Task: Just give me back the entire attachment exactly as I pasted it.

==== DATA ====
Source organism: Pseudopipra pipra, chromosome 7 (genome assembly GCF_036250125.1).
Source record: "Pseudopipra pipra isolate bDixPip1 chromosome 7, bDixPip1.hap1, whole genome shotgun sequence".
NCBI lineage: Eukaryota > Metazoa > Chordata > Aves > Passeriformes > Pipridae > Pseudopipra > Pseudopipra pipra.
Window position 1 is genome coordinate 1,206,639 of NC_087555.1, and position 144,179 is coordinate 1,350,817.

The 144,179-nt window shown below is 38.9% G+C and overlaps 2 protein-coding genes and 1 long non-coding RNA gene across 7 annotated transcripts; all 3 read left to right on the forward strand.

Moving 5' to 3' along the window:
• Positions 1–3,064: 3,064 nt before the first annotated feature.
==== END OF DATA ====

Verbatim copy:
Source organism: Pseudopipra pipra, chromosome 7 (genome assembly GCF_036250125.1).
Source record: "Pseudopipra pipra isolate bDixPip1 chromosome 7, bDixPip1.hap1, whole genome shotgun sequence".
NCBI lineage: Eukaryota > Metazoa > Chordata > Aves > Passeriformes > Pipridae > Pseudopipra > Pseudopipra pipra.
Window position 1 is genome coordinate 1,206,639 of NC_087555.1, and position 144,179 is coordinate 1,350,817.

The 144,179-nt window shown below is 38.9% G+C and overlaps 2 protein-coding genes and 1 long non-coding RNA gene across 7 annotated transcripts; all 3 read left to right on the forward strand.

Moving 5' to 3' along the window:
• Positions 1–3,064: 3,064 nt before the first annotated feature.